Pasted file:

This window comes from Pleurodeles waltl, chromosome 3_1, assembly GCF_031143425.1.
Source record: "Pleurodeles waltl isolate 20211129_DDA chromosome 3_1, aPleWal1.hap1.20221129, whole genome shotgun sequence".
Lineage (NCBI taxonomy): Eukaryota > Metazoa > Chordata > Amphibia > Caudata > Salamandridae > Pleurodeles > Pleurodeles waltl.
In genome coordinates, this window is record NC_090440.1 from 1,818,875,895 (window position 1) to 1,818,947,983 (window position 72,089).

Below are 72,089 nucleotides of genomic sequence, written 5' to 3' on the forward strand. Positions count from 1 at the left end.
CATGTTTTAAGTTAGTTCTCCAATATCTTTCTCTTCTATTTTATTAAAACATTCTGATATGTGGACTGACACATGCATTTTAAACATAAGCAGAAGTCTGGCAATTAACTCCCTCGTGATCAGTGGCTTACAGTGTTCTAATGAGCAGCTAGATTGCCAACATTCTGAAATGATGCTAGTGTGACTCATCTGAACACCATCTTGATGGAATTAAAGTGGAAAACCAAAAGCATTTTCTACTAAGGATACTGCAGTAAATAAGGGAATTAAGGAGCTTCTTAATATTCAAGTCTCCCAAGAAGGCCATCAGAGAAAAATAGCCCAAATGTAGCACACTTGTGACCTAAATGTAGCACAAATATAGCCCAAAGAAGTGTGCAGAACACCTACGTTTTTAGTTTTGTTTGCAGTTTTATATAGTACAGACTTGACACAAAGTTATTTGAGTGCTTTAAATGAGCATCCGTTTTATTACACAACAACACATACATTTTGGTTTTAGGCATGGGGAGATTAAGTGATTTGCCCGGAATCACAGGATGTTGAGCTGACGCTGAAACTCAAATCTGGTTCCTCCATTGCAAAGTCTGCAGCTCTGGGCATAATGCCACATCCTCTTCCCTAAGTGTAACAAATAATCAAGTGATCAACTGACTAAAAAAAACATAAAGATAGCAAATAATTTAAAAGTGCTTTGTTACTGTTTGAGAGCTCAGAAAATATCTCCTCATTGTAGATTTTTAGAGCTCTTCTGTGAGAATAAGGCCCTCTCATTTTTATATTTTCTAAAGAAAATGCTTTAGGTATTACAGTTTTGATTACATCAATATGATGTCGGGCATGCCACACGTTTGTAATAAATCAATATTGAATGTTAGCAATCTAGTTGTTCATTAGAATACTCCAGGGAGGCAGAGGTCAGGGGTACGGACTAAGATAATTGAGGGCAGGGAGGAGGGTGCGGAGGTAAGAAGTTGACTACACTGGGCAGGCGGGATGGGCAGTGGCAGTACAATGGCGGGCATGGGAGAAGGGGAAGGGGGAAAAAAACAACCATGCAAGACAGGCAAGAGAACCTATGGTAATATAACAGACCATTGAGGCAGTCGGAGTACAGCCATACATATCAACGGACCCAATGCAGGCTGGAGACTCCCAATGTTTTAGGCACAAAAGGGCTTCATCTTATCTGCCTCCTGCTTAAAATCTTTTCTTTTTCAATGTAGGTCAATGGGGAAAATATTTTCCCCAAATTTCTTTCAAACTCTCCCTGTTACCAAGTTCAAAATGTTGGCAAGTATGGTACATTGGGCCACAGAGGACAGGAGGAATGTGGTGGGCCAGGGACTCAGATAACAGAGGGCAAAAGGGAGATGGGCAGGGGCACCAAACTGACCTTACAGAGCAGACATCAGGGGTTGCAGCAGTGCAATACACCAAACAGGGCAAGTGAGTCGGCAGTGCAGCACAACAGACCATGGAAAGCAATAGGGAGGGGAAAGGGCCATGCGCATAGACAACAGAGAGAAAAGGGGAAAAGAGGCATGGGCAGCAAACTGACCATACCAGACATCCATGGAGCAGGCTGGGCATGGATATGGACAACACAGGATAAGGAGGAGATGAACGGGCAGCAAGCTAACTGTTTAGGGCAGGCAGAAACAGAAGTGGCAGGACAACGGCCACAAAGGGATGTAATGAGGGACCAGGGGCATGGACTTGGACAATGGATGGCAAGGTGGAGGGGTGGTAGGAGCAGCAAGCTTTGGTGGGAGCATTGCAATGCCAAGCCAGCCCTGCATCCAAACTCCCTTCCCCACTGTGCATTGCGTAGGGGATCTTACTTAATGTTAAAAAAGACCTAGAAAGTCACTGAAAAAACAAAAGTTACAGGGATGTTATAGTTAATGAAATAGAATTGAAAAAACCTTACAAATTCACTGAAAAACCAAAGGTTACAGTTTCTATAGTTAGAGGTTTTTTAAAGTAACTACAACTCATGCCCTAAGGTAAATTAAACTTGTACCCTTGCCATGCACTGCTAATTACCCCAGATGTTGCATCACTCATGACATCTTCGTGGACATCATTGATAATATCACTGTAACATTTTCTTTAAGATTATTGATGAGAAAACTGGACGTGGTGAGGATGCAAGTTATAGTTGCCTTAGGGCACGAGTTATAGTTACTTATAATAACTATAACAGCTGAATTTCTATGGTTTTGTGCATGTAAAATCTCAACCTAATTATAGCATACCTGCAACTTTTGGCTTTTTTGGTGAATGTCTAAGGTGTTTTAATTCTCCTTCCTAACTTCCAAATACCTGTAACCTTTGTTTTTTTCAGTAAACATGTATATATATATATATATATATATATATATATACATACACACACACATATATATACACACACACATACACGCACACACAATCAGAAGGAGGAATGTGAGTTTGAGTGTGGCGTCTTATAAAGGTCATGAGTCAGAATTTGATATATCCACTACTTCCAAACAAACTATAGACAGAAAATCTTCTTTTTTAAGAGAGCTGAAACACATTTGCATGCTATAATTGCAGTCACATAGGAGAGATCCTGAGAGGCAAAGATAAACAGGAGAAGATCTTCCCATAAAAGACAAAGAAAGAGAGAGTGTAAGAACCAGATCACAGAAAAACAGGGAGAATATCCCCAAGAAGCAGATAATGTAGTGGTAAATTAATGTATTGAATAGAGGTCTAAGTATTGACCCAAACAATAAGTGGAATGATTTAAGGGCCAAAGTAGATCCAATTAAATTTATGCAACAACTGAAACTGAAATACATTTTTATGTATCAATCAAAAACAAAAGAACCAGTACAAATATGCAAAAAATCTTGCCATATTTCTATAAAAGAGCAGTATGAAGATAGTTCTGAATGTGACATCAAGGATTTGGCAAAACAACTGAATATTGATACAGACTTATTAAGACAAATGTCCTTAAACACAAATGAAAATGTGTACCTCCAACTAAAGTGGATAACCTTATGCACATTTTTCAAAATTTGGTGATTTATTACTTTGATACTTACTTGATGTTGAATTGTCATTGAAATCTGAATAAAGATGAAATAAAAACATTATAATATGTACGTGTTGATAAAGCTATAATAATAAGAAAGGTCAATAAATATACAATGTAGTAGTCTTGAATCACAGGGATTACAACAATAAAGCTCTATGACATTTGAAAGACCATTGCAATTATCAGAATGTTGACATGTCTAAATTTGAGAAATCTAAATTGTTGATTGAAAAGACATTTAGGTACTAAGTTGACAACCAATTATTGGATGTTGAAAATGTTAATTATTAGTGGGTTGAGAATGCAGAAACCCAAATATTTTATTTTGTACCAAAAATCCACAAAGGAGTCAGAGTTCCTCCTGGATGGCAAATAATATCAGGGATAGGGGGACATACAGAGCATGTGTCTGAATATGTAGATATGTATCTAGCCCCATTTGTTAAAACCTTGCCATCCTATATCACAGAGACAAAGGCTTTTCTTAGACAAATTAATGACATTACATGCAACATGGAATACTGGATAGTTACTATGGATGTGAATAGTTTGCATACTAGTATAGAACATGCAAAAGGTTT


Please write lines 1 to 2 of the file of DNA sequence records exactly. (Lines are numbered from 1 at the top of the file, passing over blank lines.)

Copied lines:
This window comes from Pleurodeles waltl, chromosome 3_1, assembly GCF_031143425.1.
Source record: "Pleurodeles waltl isolate 20211129_DDA chromosome 3_1, aPleWal1.hap1.20221129, whole genome shotgun sequence".